Following the killing of a prominent musician whose songs were used to advocate for the Oromo ethnic group, over 80 people were killed in clashes with police. A prominent opposition politician was also arrested.
The military was deployed in the Ethiopian capital on Wednesday after over 80 people were killed in unrest following the assassination of a prominent political singer from the country’s largest ethnic group.
The Oromia Region had "recorded around 81 deaths" on Tuesday, while the opposition Oromo Federalist Congress said nine more people had perished in violent unrest Wednesday in the town of Ambo.
Musician Hachalu Hundessa was shot dead on Monday night in what protesters described as a targeted killing. Protests initially broke out the following morning in the capital Addis Ababa and across the surrounding Oromia region.
Businesses were set alight and protesters and police appeared to have clashed.
"We were not prepared for this," a police spokesman said to Reuters.
The dead include protesters and members of the security forces. Protesters said the killing of Hachalu had a "political motive" and have blamed authorities.
Ethiopia's prime minister, Abiy Ahmed, expressed his condolences and tweeted that an investigation was currently under way.
Deadly dispute over burial
The worst violence on Wednesday occurred in Hachalu’s hometown of Ambo, west of Addis Ababa, over a dispute about where the singer’s body would be laid to rest.
The Oromo people consider Addis Ababa the center of their territory, from where they feel they have been displaced.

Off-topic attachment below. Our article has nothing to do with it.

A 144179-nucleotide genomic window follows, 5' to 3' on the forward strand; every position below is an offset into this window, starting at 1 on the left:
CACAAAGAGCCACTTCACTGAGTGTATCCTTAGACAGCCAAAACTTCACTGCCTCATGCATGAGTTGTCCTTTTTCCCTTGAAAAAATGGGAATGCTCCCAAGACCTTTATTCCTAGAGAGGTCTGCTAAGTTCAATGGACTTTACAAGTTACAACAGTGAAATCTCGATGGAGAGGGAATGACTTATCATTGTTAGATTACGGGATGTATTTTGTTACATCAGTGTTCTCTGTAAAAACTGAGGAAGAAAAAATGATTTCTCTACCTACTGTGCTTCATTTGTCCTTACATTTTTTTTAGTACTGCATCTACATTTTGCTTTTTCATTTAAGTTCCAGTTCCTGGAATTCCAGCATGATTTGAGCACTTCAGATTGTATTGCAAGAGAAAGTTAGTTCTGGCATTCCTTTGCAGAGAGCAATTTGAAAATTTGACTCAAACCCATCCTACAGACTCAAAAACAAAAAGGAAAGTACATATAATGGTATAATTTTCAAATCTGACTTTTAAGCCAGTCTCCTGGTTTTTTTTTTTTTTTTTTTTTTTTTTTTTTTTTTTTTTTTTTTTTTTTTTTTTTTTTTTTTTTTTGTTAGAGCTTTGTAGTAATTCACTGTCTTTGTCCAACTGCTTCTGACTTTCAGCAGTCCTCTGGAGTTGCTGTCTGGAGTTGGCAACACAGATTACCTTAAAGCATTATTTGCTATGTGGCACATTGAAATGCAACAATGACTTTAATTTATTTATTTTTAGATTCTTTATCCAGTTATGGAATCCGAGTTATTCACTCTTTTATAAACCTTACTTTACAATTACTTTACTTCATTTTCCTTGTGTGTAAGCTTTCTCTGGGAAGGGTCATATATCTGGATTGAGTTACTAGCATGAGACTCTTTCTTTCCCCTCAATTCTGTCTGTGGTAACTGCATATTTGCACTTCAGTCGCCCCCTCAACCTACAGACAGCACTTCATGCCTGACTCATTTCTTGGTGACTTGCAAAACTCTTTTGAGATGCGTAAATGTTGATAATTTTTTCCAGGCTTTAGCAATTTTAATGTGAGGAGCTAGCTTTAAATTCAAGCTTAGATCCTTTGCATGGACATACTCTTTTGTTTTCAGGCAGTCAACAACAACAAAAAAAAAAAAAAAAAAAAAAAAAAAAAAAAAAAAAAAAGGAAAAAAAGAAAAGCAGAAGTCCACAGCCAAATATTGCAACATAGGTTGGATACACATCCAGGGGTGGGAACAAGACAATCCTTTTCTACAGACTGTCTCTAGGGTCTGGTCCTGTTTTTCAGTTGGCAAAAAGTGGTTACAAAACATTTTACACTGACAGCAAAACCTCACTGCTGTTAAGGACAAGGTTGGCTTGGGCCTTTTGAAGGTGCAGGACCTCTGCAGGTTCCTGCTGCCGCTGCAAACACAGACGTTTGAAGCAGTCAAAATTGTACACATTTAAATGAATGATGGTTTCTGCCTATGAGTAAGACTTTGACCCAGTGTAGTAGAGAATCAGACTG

Ambo spokesman Milkessa Beyene said that Hachalu's body had arrived in his hometown for burial on Thursday, but "a group of youths who wanted the funeral to happen in Addis Ababa clashed with security forces, causing unrest" and resulting in fatalities.
Authorities also reported a grenade attack on Hachalu’s family home in Ambo. The attack killed his uncle and injured two police officers, police chief Ararsa said.
Opposition figure arrested
Leading opposition politician Jawar Mohammed was also arrested amid the protests, in a move that may inflame protests further.
Mohammed was detained following an altercation with police over the body of Hundessa. He is one of at least 35 who were arrested for attempting to intercept the body and return it to the capital, police said.
Why has Hachalu's death caused protests?
Hachalu's music made him an advocate of the Oromo ethnic group — Ethiopia's largest — who say they are excluded from power and neglected by the government in the country, which is made up of multiple ethnicities.
According to DW correspondent Colleta Wanjohi, Hundessa was considered "an icon of revolution — especially in the Oromo ethnic group."
Prime Minister and Nobel Peace Prize winner Abiy Ahmed, who is Oromo, was elected in 2018 with a mandate that he would work to dispel ethnic tensions in the country. However, he has seen an increase in violence under his tenure.
Human Rights Watch says that Abiy's reforms that saw the loosening of government security organs have led to a collapse of law and order in certain areas.
ed/stb (AP, AFP, dpa, Reuters)